An immediate annuity refers to an annuity contract that is designed to provide a stream of income almost immediately after the investment is made. Here’s how it typically works in the context of IRAs:
- Purchase: An individual uses a portion of their IRA funds to purchase an immediate annuity from an insurance company. This is often done at retirement or when a steady income stream is needed.
- Lump Sum Investment: The purchase involves a single lump-sum payment. The amount invested depends on the individual’s retirement savings and their income needs.
- Immediate Income Stream: Unlike deferred annuities that start payments at a future date, immediate annuities begin paying out within a short period after purchase, often within a year and sometimes as soon as a month.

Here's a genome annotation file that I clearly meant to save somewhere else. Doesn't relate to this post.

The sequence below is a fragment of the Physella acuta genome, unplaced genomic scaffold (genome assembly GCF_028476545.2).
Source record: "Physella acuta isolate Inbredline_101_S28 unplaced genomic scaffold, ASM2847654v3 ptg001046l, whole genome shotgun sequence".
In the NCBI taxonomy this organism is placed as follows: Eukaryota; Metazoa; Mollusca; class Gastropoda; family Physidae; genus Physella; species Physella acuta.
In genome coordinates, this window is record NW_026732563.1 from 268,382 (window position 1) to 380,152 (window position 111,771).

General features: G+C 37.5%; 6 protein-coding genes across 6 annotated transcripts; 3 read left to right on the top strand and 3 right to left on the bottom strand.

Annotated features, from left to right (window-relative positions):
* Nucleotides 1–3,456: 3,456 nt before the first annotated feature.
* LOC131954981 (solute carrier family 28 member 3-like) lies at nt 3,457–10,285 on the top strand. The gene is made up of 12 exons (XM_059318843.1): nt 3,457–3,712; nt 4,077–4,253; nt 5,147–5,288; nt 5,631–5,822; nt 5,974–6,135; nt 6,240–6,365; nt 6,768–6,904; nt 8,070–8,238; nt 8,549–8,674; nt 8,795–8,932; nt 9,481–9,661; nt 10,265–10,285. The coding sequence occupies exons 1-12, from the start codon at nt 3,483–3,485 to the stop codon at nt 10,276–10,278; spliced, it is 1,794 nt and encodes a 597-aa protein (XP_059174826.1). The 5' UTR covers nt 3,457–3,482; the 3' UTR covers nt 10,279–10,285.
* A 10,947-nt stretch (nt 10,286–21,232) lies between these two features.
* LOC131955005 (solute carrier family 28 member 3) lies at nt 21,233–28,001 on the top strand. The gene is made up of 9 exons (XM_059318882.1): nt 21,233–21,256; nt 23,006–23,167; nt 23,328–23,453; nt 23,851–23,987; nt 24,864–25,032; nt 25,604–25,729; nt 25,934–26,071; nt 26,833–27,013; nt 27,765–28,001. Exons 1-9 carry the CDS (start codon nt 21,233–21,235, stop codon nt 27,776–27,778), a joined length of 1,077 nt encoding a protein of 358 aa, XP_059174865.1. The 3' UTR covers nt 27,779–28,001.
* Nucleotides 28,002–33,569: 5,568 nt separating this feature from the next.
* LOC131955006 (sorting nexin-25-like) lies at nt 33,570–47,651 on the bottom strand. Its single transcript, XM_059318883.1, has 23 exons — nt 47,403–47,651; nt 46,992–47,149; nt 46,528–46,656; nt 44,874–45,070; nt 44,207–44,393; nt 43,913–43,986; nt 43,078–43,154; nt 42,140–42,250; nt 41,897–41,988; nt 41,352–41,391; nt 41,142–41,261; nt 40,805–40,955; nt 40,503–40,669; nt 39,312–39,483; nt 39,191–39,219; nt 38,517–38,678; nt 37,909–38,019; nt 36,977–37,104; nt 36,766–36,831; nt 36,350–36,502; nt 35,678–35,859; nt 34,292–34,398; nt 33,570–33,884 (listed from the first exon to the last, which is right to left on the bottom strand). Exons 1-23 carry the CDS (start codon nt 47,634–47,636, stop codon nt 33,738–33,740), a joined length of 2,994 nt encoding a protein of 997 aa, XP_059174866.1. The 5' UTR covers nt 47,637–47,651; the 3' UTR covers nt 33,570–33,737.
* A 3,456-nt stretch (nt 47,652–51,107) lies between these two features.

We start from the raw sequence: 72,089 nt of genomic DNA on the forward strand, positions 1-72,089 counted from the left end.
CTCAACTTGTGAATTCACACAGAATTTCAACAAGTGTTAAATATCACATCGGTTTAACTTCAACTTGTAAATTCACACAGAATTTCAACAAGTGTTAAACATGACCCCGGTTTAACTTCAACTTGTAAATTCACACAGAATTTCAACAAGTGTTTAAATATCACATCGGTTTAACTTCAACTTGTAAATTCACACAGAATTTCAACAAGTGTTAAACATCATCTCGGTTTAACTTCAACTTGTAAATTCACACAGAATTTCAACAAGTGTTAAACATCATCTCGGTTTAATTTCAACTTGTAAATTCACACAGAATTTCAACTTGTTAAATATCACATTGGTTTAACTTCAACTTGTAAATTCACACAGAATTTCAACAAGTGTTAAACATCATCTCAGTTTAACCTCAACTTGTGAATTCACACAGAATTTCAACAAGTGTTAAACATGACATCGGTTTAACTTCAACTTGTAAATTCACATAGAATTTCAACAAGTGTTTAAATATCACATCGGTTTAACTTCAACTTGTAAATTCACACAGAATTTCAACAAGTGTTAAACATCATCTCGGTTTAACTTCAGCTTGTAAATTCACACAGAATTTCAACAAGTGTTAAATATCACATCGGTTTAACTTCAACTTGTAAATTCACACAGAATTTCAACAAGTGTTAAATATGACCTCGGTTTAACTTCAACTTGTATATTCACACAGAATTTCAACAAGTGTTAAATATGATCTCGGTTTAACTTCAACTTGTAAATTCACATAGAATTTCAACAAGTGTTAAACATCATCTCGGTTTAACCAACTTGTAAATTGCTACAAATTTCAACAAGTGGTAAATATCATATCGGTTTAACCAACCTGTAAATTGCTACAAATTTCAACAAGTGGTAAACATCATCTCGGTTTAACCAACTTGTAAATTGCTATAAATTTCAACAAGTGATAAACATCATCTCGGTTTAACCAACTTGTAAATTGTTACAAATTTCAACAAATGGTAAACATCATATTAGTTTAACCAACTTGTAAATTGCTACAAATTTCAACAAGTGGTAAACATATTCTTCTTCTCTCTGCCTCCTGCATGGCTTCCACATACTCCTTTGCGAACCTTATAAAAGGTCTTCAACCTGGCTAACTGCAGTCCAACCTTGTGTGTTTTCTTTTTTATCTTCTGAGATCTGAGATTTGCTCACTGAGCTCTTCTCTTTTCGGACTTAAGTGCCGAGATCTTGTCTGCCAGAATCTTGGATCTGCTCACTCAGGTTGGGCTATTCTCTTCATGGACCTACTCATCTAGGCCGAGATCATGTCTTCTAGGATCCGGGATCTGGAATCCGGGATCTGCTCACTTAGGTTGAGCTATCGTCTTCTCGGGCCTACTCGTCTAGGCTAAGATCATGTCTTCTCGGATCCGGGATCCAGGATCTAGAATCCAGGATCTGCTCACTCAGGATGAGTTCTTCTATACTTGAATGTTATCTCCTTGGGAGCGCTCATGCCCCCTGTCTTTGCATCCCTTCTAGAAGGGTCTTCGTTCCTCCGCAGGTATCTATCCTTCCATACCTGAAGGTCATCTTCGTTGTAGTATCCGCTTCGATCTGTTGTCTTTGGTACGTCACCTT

- Income Duration: The income can be set up to last for a certain period (like 10 or 20 years), for the lifetime of the individual, or even for the joint lifetimes of the individual and a spouse.
- Tax Implications: Since the funds used to purchase the annuity come from an IRA, which is a tax-deferred account, the payments received from the immediate annuity are subject to income tax.
- Security and Predictability: These annuities provide a guaranteed income, offering financial security and predictability in retirement. However, the trade-off is that once the annuity is purchased, the individual generally cannot access the lump sum invested, except through regular payments.
- Variations and Options: Some various options and riders can be attached to immediate annuities, like inflation adjustments or death benefits, which can affect the amount of income and the cost of the annuity.
Immediate annuities are a popular choice for retirees looking for a reliable income stream, as part of a broader retirement strategy that might also involve other IRA investments and social security benefits. It’s important for individuals to carefully consider their overall retirement needs and consult with financial advisors before purchasing an immediate annuity.